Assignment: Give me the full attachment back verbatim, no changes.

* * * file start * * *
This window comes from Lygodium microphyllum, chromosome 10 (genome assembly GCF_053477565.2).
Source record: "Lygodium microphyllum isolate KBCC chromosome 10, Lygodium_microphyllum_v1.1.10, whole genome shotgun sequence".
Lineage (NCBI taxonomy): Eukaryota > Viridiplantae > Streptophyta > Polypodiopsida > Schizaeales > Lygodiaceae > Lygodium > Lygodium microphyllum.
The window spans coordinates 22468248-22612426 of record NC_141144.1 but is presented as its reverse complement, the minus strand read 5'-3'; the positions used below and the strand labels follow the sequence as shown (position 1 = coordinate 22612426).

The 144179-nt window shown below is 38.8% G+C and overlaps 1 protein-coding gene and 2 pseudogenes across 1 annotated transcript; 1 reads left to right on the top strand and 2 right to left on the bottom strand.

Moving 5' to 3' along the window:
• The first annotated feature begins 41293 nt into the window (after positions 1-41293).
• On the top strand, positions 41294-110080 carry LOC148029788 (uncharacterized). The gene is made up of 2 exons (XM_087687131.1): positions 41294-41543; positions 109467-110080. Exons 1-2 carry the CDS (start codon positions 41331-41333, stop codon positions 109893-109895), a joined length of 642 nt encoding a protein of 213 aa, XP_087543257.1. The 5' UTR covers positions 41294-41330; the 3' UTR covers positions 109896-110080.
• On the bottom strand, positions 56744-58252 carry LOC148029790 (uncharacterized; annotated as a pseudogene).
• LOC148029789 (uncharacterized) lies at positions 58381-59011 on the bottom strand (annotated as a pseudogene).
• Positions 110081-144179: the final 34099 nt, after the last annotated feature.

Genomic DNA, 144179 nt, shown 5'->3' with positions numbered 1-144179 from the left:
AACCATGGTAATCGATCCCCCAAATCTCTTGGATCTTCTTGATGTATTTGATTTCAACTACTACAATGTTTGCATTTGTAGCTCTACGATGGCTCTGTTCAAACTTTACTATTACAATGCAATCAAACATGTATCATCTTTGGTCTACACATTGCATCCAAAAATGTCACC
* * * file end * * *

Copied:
This window comes from Lygodium microphyllum, chromosome 10 (genome assembly GCF_053477565.2).
Source record: "Lygodium microphyllum isolate KBCC chromosome 10, Lygodium_microphyllum_v1.1.10, whole genome shotgun sequence".
Lineage (NCBI taxonomy): Eukaryota > Viridiplantae > Streptophyta > Polypodiopsida > Schizaeales > Lygodiaceae > Lygodium > Lygodium microphyllum.
The window spans coordinates 22468248-22612426 of record NC_141144.1 but is presented as its reverse complement, the minus strand read 5'-3'; the positions used below and the strand labels follow the sequence as shown (position 1 = coordinate 22612426).

The 144179-nt window shown below is 38.8% G+C and overlaps 1 protein-coding gene and 2 pseudogenes across 1 annotated transcript; 1 reads left to right on the top strand and 2 right to left on the bottom strand.

Moving 5' to 3' along the window:
• The first annotated feature begins 41293 nt into the window (after positions 1-41293).
• On the top strand, positions 41294-110080 carry LOC148029788 (uncharacterized). The gene is made up of 2 exons (XM_087687131.1): positions 41294-41543; positions 109467-110080. Exons 1-2 carry the CDS (start codon positions 41331-41333, stop codon positions 109893-109895), a joined length of 642 nt encoding a protein of 213 aa, XP_087543257.1. The 5' UTR covers positions 41294-41330; the 3' UTR covers positions 109896-110080.
• On the bottom strand, positions 56744-58252 carry LOC148029790 (uncharacterized; annotated as a pseudogene).
• LOC148029789 (uncharacterized) lies at positions 58381-59011 on the bottom strand (annotated as a pseudogene).
• Positions 110081-144179: the final 34099 nt, after the last annotated feature.

Genomic DNA, 144179 nt, shown 5'->3' with positions numbered 1-144179 from the left:
AACCATGGTAATCGATCCCCCAAATCTCTTGGATCTTCTTGATGTATTTGATTTCAACTACTACAATGTTTGCATTTGTAGCTCTACGATGGCTCTGTTCAAACTTTACTATTACAATGCAATCAAACATGTATCATCTTTGGTCTACACATTGCATCCAAAAATGTCACC